Reducing voting age to 16 is on the ballot for voters in California city

Culver City, California voters will decide if 16- and 17-year-olds can participate in future elections, potentially changing the electorate in the Los Angeles County suburb.

If passed, Measure VY will lower the voting age to 16 for city and school board elections, putting it in the extreme minority across the country.

Supporters of the initiative argue that at 16, young people are able to work and pay taxes, therefore they have a right to vote. Opponents of the measure say 16-year-olds are too willful and easily persuaded to drive policy and that allowing them to vote will mean an advantage for liberal progressives.

“Conservatives and even some centrist Democrats also fear that allowing traditionally left-leaning young people to vote would disproportionately help progressive politicians and causes,” the LA Times reported.

Alameda County, California and several cities in Maryland currently allow 16 and 17-year-old citizens to vote in local elections. Takoma Park, Maryland, the first to approve such a measure, is located near the University of Maryland College Park campus where most of the research and support for teen voting originated.

A similar ballot measure failed in San Francisco in 2020 despite having support from 49.2 percent of the population, falling just short of the necessary votes.

“In 2016, Berkeley became the first municipality in California to approve such a measure for school board elections, followed by its Alameda County neighbor Oakland four years later,” according to the LA Times. “But the county has yet to implement the measure, which does not have a mechanism to force its rollout, so 16- and 17-year-olds in both cities are still unable to vote.”

Rep. Grace Meng (D-N.Y.) has repeatedly tried to amend the constitution to make 16 the national voting age but the measures die without support. Argentina, Austria and Malta currently allow voters as young as 16.

“By really involving people in democracy from a young age, a value of participation will be instilled in them so going forward they’ll be much more habitual, well-informed voters,” said 17-year-old senior Ada Meighan-Thiel as she canvassed houses in her neighborhood, hoping to drum up support for the cause.

Many teens feel they have to get involved to clean up the messes of older generations and the sooner they can do so, the better.

“This is my issue, this is my life that I live through that I should be in charge of instead of having adults make all the decisions,” said 16-year-old Melisa Rodriguez of Oakland. “So pushing this is really empowering for me and my community. To be able to do this, it just says a lot of good things about us and our future and future generations.”

But while young people vocally support the initiative, politicians and residents in Culver City are speaking out against it, saying with all that’s going on in the world, now is the “time for mature thinking.”

Steven Gourley, a retired lawyer and former mayor, councilman and school board president, is leading the charge against the initiative in Culver City. He wrote letters of opposition to the local paper, filed official opposition papers with the city, and created a website against the measure.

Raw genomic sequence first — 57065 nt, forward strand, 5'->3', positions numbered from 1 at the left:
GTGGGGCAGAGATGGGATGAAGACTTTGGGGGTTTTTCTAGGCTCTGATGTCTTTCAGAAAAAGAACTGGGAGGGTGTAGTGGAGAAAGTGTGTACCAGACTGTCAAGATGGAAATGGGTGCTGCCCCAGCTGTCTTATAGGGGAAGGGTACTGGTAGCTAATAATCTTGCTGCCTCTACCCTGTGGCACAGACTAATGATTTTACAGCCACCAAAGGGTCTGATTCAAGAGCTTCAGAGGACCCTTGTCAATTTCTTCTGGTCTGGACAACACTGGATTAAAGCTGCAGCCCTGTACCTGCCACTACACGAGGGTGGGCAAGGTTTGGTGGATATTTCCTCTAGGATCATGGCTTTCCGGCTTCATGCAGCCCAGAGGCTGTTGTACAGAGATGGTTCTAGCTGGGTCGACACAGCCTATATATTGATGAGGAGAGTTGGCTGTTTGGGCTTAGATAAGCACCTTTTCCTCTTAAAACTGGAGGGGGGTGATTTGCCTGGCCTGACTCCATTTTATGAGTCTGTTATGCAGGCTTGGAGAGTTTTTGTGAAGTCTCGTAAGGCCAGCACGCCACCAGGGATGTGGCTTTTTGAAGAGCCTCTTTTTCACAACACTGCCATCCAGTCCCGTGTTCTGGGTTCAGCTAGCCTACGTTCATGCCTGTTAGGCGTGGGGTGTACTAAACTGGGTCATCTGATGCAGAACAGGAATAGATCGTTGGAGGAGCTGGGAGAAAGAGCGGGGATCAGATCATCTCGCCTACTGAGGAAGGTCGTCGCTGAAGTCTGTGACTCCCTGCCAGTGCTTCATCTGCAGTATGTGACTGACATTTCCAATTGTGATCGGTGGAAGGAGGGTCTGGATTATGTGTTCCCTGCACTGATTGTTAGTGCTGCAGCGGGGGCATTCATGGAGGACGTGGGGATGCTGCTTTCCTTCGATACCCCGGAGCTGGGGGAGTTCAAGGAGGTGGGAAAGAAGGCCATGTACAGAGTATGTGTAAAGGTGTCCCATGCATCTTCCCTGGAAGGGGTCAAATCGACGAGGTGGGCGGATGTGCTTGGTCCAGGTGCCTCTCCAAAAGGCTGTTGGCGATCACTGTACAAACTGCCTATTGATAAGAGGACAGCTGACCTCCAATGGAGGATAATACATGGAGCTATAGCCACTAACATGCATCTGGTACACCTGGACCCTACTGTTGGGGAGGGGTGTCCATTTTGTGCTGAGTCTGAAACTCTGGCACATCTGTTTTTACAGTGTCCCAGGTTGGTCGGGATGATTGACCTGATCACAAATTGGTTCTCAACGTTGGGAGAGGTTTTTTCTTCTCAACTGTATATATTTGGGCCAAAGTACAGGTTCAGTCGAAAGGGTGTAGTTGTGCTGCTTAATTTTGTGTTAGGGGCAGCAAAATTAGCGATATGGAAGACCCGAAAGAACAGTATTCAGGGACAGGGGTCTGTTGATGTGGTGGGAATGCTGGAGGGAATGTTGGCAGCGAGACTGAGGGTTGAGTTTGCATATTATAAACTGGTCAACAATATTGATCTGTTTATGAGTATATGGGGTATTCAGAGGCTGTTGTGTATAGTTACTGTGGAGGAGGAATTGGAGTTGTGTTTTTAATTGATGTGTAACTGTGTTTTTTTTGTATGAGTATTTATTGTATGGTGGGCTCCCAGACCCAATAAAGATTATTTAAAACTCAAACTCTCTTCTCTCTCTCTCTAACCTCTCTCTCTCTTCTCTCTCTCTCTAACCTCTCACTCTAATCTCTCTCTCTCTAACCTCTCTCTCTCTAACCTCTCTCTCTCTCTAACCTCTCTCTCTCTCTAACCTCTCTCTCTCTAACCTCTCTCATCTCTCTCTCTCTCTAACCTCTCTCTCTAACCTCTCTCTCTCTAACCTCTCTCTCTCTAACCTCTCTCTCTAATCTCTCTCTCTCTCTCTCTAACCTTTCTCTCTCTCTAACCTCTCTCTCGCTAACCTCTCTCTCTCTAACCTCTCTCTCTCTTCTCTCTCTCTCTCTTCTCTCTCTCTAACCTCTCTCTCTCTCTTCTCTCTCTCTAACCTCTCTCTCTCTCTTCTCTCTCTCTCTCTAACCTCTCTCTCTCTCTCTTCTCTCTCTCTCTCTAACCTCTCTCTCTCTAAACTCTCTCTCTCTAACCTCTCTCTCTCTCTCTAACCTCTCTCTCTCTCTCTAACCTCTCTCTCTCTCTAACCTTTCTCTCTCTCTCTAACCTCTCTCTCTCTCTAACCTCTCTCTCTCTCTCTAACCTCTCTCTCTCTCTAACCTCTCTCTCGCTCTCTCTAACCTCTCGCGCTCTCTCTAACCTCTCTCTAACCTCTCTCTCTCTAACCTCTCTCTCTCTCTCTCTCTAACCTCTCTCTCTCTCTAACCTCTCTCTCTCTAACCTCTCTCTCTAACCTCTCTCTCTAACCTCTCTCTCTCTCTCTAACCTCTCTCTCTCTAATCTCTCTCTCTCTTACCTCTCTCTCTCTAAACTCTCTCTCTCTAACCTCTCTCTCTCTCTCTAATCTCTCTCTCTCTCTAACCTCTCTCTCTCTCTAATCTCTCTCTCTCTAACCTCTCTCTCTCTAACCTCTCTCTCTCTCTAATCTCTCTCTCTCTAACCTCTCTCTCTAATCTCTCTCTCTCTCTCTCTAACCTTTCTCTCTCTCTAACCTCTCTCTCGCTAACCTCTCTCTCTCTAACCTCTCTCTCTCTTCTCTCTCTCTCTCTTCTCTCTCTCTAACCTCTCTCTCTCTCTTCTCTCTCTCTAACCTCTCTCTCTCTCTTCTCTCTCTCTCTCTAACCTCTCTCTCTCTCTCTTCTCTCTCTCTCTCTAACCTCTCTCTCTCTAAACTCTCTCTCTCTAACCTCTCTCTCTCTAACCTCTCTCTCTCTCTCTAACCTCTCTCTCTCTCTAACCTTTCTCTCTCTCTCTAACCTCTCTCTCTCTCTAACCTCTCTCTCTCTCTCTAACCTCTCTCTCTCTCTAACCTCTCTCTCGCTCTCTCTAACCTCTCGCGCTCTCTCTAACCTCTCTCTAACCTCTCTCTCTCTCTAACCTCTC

“These are not elections with training wheels so your children can ‘warm up’ for the BIG elections,” his “No on VY” website reads. “These ARE big elections to elect the people who make traffic and parking easier or harder; increase or decrease your police department; keep Culver City safe from the lawless elements that surround us; keep the homeless off our streets; keep pot stores away from our schools; or increase taxes to pay reparations to people of color. Can you imagine our school board or our city council caving in on issues regarding shorter school hours or fewer days of school in order to carry the ‘high school vote’?”

Gourley, a lifelong Democrat, believes the measure is a ploy by progressives to garner support for far-left policies.

“They’re trying to expand the electorate so they can get reelected,” he said.

Gourley is also against the additional costs of implementing the measure.

“Because the 16- and 17-year-old vote must be counted separately by Culver City, not by the County of Los Angeles, allowing 16-year-olds to vote will cost the City of Culver City an additional $40,000 each election,” he said. “Now is the time for mature thinking.”

Culver City’s mayor supports the initiative, however.

“Studies show that the earlier someone really starts to participate in the voting process, the more likely it will be a longtime thing,” he said.

Generation Citizen, a New York-based education organization, helped launch the national Vote 16 campaign and has provided resources to Culver City, including technological assistance, communications support and campaign strategy advice.

“California is poised to be a groundswell and a laboratory of informed democratic representation, and I think that’s what Culver City being on the ballot on Tuesday represents,” said Andrew Wilkes, Generation Citizen’s chief policy and advocacy officer. “It’s pretty remarkable that through a pandemic you had folks there that didn’t let it go.”

Miles Griffin, a 17-year-old senior at Culver City High, is working with Generation Citizen and local advocates to get the measure passed.

“I think voting and having a voice in general is kind of the issue to end all issues. Because unless you can vote, unless you have a voice, you can’t make any kind of difference,” Griffin said. “If policy affects people, then they should have a say in that policy.”


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